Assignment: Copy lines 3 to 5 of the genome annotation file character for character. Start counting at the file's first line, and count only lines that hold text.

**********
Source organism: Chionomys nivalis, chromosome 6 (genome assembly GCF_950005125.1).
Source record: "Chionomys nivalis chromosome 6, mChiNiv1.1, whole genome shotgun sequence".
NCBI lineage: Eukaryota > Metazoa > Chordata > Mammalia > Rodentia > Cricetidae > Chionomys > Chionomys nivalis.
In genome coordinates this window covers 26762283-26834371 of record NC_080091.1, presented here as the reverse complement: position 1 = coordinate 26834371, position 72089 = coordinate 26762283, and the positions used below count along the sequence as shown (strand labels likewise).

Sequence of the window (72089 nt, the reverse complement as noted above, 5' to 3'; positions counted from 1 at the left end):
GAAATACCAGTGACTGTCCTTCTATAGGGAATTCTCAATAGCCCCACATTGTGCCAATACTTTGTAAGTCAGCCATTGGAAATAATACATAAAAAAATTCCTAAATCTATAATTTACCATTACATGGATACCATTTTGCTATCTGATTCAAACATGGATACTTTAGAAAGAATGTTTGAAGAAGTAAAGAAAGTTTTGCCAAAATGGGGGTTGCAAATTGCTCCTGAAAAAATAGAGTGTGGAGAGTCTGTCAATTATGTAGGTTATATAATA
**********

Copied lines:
NCBI lineage: Eukaryota > Metazoa > Chordata > Mammalia > Rodentia > Cricetidae > Chionomys > Chionomys nivalis.
In genome coordinates this window covers 26762283-26834371 of record NC_080091.1, presented here as the reverse complement: position 1 = coordinate 26834371, position 72089 = coordinate 26762283, and the positions used below count along the sequence as shown (strand labels likewise).

Sequence of the window (72089 nt, the reverse complement as noted above, 5' to 3'; positions counted from 1 at the left end):